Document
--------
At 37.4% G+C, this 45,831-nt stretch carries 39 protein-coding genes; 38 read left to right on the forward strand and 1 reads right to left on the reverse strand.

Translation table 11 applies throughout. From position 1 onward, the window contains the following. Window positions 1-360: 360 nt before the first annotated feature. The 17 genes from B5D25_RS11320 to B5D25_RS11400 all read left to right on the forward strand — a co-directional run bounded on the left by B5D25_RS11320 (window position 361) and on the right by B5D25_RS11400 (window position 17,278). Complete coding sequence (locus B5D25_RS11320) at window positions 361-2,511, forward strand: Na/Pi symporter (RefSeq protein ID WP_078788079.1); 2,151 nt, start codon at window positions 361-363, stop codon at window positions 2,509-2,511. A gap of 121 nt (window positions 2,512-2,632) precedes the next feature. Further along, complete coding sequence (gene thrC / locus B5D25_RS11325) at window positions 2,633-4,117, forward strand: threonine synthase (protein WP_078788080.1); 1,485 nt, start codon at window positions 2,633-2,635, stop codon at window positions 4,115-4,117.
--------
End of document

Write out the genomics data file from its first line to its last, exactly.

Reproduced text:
At 37.4% G+C, this 45,831-nt stretch carries 39 protein-coding genes; 38 read left to right on the forward strand and 1 reads right to left on the reverse strand.

Translation table 11 applies throughout. From position 1 onward, the window contains the following. Window positions 1-360: 360 nt before the first annotated feature. The 17 genes from B5D25_RS11320 to B5D25_RS11400 all read left to right on the forward strand — a co-directional run bounded on the left by B5D25_RS11320 (window position 361) and on the right by B5D25_RS11400 (window position 17,278). Complete coding sequence (locus B5D25_RS11320) at window positions 361-2,511, forward strand: Na/Pi symporter (RefSeq protein ID WP_078788079.1); 2,151 nt, start codon at window positions 361-363, stop codon at window positions 2,509-2,511. A gap of 121 nt (window positions 2,512-2,632) precedes the next feature. Further along, complete coding sequence (gene thrC / locus B5D25_RS11325) at window positions 2,633-4,117, forward strand: threonine synthase (protein WP_078788080.1); 1,485 nt, start codon at window positions 2,633-2,635, stop codon at window positions 4,115-4,117.